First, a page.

38. ^ a b c d Young, Deborah (3 September 2012). "Pieta: Venice Review". The Hollywood Reporter.
  39. ^ Ji, Yong-jin (6 September 2012). "Venice gives PIETA a ten-minute standing ovation". Korean Film Biz Zone.
  40. ^ Belloni, Matthew (8 September 2012). "Venice Film Festival Jury Yanks Top Prize from The Master (Exclusive)". The Hollywood Reporter.
  41. ^ Thuburn, Dario (10 September 2012). "Pieta win in Venice clouded by controversy". Rappler.com.
  42. ^ "Pieta Reviews". Metacritic. Retrieved November 6, 2016.
  43. ^ "Pieta (2013)". Rotten Tomatoes. Retrieved November 6, 2016.
  44. ^ a b Felperin, Leslie (4 September 2012). "Pieta (South Korea)". Variety.
  45. ^ Fainaru, Dan (4 September 2012). "Pieta". Screen International.
  46. ^ a b Lyttelton, Oliver (4 September 2012). "Venice Review: Kim Ki-Duk's Pieta Is A Bruising Mother-Son Relationship Drama That Ultimately Disappoints". IndieWire.
  47. ^ Ji, Yong-jin (9 November 2012). "PIETA, Critics' No.1 Choice". Korean Film Biz Zone.
  48. ^ Lee, Claire (30 October 2012). "Gwanghae sweeps Daejong Film Awards". The Korea Herald.
  49. ^ Ji, Yong-jin (21 November 2012). "PIETA Shines Once Again". Korean Film Biz Zone.
  50. ^ Jang, Sung-ran (27 November 2012). "Korean Films Shine in Asia-Pacific Region and Europe". Korean Film Biz Zone.
  51. ^ Ji, Yong-jin (4 December 2012). "PIETA Wins Best Picture at Blue Dragon Awards". Korean Film Biz Zone.
  52. ^ Lee, Claire (2 December 2012). "Pieta wins top prize at Blue Dragon Awards". The Korea Herald.
  53. ^ Sunwoo, Carla (4 December 2012). "Pieta gets Best Film at Blue Dragon Awards". Korea JoongAng Daily. Archived from the original on 13 December 2012.
  54. ^ Ji, Yong-jin (28 November 2012). "KIM Ki-duk Scores Another Brilliant Achievement". Korean Film Biz Zone.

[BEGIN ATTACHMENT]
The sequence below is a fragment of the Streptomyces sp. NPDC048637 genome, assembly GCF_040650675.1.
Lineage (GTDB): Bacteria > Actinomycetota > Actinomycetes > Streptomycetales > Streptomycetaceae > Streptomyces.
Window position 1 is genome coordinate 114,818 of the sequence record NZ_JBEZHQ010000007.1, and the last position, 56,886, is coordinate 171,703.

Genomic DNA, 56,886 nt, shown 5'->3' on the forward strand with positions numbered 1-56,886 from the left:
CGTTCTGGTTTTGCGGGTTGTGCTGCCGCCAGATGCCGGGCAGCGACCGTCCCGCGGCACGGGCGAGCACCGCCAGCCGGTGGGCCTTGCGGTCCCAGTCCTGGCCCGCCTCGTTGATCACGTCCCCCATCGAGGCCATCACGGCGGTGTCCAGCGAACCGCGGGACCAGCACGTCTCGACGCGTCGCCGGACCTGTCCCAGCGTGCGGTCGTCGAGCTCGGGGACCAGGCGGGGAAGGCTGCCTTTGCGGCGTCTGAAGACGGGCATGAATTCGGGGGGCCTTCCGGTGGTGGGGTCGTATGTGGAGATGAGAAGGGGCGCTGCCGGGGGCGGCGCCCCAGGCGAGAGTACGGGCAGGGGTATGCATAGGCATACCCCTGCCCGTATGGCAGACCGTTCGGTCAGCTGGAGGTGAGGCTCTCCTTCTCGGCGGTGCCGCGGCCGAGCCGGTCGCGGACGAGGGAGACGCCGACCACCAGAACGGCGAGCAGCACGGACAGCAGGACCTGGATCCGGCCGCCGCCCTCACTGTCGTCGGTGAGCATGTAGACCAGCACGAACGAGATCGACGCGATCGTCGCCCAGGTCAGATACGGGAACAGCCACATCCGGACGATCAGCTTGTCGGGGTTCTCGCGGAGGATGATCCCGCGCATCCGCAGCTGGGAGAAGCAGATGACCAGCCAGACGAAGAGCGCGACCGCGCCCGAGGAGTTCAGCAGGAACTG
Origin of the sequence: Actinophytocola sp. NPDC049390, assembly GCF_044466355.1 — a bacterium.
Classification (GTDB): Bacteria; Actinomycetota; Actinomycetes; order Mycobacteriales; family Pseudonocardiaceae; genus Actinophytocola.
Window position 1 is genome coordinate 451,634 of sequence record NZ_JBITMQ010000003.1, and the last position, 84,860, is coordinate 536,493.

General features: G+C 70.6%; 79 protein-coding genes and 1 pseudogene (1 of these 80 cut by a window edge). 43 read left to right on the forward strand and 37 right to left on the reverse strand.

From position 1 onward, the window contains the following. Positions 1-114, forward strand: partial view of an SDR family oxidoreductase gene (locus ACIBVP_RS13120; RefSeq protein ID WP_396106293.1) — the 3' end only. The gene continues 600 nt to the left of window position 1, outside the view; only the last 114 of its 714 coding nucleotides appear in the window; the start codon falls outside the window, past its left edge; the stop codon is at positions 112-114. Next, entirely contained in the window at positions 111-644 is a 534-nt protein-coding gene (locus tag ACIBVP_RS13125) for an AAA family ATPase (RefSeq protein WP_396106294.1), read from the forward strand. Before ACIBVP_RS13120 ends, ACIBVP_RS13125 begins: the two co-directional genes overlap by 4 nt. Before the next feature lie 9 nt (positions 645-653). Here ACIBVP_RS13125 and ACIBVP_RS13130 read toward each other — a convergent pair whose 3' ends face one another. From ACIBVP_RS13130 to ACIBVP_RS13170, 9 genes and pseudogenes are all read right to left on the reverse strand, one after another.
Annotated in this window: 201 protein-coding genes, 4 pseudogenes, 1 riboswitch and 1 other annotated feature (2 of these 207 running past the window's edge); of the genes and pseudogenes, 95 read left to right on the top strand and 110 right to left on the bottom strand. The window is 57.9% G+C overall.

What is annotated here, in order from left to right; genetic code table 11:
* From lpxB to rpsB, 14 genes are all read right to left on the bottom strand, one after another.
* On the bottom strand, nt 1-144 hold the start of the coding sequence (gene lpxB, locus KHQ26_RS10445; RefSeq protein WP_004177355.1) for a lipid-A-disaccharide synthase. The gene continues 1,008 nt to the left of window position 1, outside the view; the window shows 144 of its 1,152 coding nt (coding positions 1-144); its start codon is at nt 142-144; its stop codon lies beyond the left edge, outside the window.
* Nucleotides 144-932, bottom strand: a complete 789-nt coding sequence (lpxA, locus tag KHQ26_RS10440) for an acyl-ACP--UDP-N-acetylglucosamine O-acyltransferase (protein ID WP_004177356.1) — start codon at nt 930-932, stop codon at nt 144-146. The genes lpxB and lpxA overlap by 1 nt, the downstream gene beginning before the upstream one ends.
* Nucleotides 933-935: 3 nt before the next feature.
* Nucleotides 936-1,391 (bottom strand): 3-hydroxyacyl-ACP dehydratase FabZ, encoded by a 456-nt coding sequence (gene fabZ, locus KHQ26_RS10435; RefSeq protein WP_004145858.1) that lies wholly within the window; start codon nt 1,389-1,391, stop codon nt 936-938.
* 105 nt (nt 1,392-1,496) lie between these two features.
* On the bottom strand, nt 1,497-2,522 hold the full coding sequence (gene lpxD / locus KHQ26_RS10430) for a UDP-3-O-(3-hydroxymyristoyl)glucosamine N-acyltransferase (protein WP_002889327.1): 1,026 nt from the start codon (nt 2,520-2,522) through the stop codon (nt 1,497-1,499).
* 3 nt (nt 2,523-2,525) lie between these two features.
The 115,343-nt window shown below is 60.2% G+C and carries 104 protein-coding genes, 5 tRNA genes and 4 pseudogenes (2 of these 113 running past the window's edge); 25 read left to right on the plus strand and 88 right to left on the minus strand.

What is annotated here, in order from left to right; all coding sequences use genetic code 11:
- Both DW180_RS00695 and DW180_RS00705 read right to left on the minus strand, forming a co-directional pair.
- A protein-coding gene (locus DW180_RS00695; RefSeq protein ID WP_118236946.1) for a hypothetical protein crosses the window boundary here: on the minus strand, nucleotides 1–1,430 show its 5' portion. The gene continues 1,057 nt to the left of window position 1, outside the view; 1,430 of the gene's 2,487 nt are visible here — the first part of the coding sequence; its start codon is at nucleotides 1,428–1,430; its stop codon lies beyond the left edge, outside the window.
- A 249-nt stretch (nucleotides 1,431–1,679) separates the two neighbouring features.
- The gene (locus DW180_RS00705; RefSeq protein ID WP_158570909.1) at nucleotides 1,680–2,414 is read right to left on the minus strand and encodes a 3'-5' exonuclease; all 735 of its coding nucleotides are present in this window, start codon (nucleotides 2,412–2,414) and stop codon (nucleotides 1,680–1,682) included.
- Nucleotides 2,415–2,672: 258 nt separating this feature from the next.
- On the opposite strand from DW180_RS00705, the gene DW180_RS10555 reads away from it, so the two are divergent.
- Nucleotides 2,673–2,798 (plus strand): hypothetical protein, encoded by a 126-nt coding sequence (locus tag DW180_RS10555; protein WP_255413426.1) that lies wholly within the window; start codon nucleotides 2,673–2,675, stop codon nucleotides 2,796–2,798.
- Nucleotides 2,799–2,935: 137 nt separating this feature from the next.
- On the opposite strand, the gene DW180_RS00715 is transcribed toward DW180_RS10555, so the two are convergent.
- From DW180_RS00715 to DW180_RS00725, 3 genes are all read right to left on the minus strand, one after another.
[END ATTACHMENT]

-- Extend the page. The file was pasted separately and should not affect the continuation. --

55. ^ Ji, Yong-jin (12 December 2012). "KIM Ki-duk, the Greatest Artist of the Year". Korean Film Biz Zone.
  56. ^ Kim, Hyun-min (6 December 2012). "BYUN Young-joo Selected as the Woman Filmmaker of 2012". Korean Film Biz Zone.
  57. ^ Kilday, Gregg (16 December 2012). "Silver Linings Playbook Wins Five Satellite Awards, Including Best Picture". The Hollywood Reporter.
  58. ^ Conran, Pierce (17 December 2012). "KIM Ki-duk Picks Up Best Director at Dubai Film Festival". Korean Film Biz Zone.
  59. ^ Ji, Yong-jin (2 January 2013). "Korea Film Actor's Association Holds Year-end Event". Korean Film Biz Zone.
  60. ^ Sunwoo, Carla (1 February 2013). "Pieta is a hit with the journalists". Korea JoongAng Daily. Archived from the original on 11 February 2013.
  61. ^ Ji, Yong-jin (1 February 2013). "PIETA Regarded as the Best Film in 2012 by Reporters". Korean Film Biz Zone.
  62. ^ Conran, Pierce (12 March 2013). "Multiple Awards for Korean Films at Fantasporto". Korean Film Biz Zone.
  63. ^ "Cho Min-soo Named Most Popular Actress at Asian Film Awards". The Chosun Ilbo. 20 March 2013.
  64. ^ Lee, Sun-min (20 March 2013). "Pieta's Cho Min-soo awarded for role". Korea JoongAng Daily. Archived from the original on 11 April 2013.
  65. ^ Conran, Pierce (21 March 2013). "CHO Min-soo Picks up People's Choice Award for Favorite Actress". Korean Film Biz Zone.

External linksEdit